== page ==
“In those last two years at the Sforza court, Leonardo also made several journeys within northern Italy. In 1498 he accompanied the Moor on a visit to Genoa, and on another occasion he made a trip to the Alps. There he climbed Monte Rosa, Europe’s second-highest mountain, a huge glacier-covered massif at the Swiss-Italian border with ten major peaks, most of them higher than 4,000 meters (13,000 feet). Even today, ascending one of these peaks is very strenuous...One has to be in good condition, accustomed to high altitude. In Leonardo’s times, such an ascent must have been extraordinary...clearly he still had the necessary strength to climb mountains in his forties.”

- Fritjof Capra, “The Science of Leonardo”

Anonymous said...

Touching The Void, by Joe Simpson, is a book and a movie. You should check out the movie, Steve, being a movie buff. It's very good.

peterike said...

If you like mountain climbing, the German film "North Face" is absolutely stunning. The re-creations of being in the Alps during a snow storm are done incredibly well. Streaming on NetFlix right now.

el supremo said...

If hunting can be treated as a sport, then it is the clear winner. In the last 60 years Hemingway and Faulkner alone would put it over the top, along with others like Jim Harrison.

Of course, the long heritage of hunting among the gentry gives it a historical list of writers (Tolstoy, Turgenev, and countless others) that no other sport can match.

Alfa158 said...

It's a shame that their camera wasn't with Mallory's body. Mountaineers have speculated that there was a slight chance they might have made it to the summit, and that could have settled it one way or the other.

Anonymous said...

Here's an interesting talk by Jimmy Chin where he talks about climbing as a very cerebral sport. He explains why, and shows a great photo of a group of climbers waiting for the office to open in Yosemite - They all have books open that they are totally absorbed in.

http://www.youtube.com/watch?v=H0GDGB3PMtQ

Chin is also interesting in that he is an atypical Chinese American in that he bummed around just climbing for several years before becoming a very successful photographer/elite extreme athlete.

Tim Howells

Peter the Shark said...

You can make a good case that hunting is the most literary sport, and has the longest literary tradition.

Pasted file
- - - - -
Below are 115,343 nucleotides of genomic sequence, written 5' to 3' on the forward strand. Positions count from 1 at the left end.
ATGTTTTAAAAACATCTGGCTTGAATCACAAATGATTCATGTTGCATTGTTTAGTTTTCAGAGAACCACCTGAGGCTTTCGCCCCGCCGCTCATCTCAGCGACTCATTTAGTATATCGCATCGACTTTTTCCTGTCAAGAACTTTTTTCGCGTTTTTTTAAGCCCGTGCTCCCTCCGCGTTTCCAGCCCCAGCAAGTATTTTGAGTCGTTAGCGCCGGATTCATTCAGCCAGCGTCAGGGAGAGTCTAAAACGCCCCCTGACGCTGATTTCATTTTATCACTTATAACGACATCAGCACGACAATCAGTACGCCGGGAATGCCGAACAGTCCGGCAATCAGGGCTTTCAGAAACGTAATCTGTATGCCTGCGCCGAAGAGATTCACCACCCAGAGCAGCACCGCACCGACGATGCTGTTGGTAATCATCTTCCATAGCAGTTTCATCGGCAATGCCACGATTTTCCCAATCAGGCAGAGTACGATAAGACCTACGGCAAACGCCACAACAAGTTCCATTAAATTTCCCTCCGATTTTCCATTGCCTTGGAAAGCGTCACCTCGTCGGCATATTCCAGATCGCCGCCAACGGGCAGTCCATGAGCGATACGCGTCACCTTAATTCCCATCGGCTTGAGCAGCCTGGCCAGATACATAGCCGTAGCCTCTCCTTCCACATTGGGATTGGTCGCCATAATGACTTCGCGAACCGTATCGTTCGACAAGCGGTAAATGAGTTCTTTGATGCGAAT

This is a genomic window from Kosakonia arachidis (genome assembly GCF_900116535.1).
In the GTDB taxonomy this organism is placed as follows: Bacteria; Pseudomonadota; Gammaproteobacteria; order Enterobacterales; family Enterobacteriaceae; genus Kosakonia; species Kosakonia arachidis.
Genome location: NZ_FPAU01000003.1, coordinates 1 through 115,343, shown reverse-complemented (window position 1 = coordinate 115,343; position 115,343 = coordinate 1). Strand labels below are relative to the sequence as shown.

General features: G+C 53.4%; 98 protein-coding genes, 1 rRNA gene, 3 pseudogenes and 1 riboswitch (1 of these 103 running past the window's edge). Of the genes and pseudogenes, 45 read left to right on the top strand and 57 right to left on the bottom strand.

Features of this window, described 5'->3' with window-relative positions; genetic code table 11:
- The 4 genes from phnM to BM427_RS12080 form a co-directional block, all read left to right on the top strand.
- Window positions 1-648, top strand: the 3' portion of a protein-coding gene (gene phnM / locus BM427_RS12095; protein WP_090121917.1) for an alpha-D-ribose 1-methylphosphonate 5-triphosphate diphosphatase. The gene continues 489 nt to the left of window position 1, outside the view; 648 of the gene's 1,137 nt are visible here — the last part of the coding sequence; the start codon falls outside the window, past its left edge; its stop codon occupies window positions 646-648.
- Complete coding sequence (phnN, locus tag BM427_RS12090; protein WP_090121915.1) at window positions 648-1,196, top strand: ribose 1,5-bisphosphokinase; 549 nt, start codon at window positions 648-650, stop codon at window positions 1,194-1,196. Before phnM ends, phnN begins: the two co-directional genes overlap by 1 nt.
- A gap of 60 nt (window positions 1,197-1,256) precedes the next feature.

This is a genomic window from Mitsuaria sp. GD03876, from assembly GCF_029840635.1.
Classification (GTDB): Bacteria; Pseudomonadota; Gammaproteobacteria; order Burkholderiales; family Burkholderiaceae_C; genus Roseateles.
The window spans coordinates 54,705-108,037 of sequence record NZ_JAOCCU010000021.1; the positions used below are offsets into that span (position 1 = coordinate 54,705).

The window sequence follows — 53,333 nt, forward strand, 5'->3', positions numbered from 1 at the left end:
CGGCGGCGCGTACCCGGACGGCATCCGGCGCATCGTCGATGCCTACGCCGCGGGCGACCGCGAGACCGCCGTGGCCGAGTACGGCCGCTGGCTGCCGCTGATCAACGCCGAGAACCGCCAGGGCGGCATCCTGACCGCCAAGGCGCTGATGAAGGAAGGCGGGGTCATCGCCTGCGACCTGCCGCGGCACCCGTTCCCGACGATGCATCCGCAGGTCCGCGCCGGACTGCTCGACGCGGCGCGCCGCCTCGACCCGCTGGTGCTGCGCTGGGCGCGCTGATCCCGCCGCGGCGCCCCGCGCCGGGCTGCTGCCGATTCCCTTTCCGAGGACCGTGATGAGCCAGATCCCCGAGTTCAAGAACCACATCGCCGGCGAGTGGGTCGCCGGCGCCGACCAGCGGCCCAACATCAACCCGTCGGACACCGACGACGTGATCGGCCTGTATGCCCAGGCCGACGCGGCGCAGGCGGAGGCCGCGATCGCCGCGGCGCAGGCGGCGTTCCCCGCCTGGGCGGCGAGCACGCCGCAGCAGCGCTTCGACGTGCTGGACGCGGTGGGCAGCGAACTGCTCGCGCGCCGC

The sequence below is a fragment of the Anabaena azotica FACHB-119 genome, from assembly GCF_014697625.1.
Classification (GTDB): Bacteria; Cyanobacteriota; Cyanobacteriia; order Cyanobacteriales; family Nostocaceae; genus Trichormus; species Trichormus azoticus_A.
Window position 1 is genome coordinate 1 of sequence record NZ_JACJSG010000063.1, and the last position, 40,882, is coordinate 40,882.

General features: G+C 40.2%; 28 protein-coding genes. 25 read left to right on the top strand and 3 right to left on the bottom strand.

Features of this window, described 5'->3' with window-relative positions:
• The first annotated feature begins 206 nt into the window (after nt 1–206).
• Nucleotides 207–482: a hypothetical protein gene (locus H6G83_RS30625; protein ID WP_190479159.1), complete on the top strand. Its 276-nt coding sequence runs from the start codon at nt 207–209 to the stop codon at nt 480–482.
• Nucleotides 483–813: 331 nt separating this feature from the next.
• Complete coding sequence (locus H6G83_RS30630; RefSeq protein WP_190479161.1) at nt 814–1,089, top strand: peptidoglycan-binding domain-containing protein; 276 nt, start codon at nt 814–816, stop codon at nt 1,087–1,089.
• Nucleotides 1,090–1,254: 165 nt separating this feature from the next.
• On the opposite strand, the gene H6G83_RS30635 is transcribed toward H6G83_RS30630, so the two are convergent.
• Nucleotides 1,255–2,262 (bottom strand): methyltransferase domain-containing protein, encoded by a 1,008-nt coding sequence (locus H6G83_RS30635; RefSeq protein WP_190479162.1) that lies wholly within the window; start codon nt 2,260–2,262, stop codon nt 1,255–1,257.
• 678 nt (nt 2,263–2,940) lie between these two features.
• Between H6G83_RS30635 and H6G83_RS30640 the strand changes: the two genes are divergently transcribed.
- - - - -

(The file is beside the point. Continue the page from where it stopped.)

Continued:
gwern said...

> In case you were wondering (and, yes, you should), Mallory left a widow and three small children.

The CEO of Intrade died a little back on Mt. Everest: http://en.wikipedia.org/wiki/John_Delaney_%28businessman%29

"He is survived by his wife, two sons, and a daughter who was born whilst Delaney was away on the expedition." (three days before he died)

Kylie said...

Cricket.

Kylie said...

Cricket.

Otis McWrong said...

Golf has a lot of words dedicated to it as well, as does baseball. Who was it that said "the quality of sports writing varies inversely with the size of the ball"?

A lot of golf writing focuses on the metaphysical. I think golf lends itself to literature because a) its a game for the more educated classes, at least in the US, and b) its a thinking person's game. You can't just bash away at the ball.

Baseball has a lot of "azure fields of symmetry" type of nonsense, but there is a lot of good stuff out there. Daniel Okrent's "Nine Innings" for example is fascinating. That said, the higher levels baseball are populated largely by knuckleheads (any college football player would tell you they knew they'd signed up for an easy course when they walked in first day and saw a few baseball players in the room) and the writing is still good, so maybe my theory on golf writing is incorrect.

Heh said...

Does this mean you don't think North Dallas Forty, Semi Tough, and Paper Lion were literary masterpieces?

C. Van Carter said...

Most literary sports team.

C. Van Carter said...

Most literary sports team.

Geoff Matthews said...

And all three kids were under 10 (and the son was ~4).
Seems rather irresponsible to undertake a risk like that when you have dependent children, but I suppose that attitude is also what made Britain great.

Reg Cæsar said...

Widow and children aside, a certain demographic claims that Grant did a little more than just paint Mallory. This could be wishful thinking on their part, or Grant's-- he had his way with both Keynes and Strachey, the latter his cousin.

Anonymous said...

Pool / billiards
Pinball
Video Games
Chess
Checkers

pat said...

The only mountain climbing book I remember reading recently was "Between a Rock and a Hard Place" which was later made into the movie "127 Hours".